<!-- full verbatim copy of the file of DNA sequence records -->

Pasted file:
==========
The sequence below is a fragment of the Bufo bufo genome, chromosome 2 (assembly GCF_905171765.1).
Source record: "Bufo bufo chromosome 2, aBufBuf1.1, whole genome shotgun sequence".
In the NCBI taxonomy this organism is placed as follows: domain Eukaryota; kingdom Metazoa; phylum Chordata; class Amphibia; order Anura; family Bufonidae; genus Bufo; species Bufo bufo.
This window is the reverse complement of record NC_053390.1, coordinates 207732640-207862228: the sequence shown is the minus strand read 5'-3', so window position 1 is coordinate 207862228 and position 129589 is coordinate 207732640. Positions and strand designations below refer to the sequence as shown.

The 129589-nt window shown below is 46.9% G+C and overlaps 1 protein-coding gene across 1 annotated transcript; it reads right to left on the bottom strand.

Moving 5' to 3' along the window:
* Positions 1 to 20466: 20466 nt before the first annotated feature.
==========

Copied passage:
The sequence below is a fragment of the Bufo bufo genome, chromosome 2 (assembly GCF_905171765.1).
Source record: "Bufo bufo chromosome 2, aBufBuf1.1, whole genome shotgun sequence".
In the NCBI taxonomy this organism is placed as follows: domain Eukaryota; kingdom Metazoa; phylum Chordata; class Amphibia; order Anura; family Bufonidae; genus Bufo; species Bufo bufo.
This window is the reverse complement of record NC_053390.1, coordinates 207732640-207862228: the sequence shown is the minus strand read 5'-3', so window position 1 is coordinate 207862228 and position 129589 is coordinate 207732640. Positions and strand designations below refer to the sequence as shown.

The 129589-nt window shown below is 46.9% G+C and overlaps 1 protein-coding gene across 1 annotated transcript; it reads right to left on the bottom strand.

Moving 5' to 3' along the window:
* Positions 1 to 20466: 20466 nt before the first annotated feature.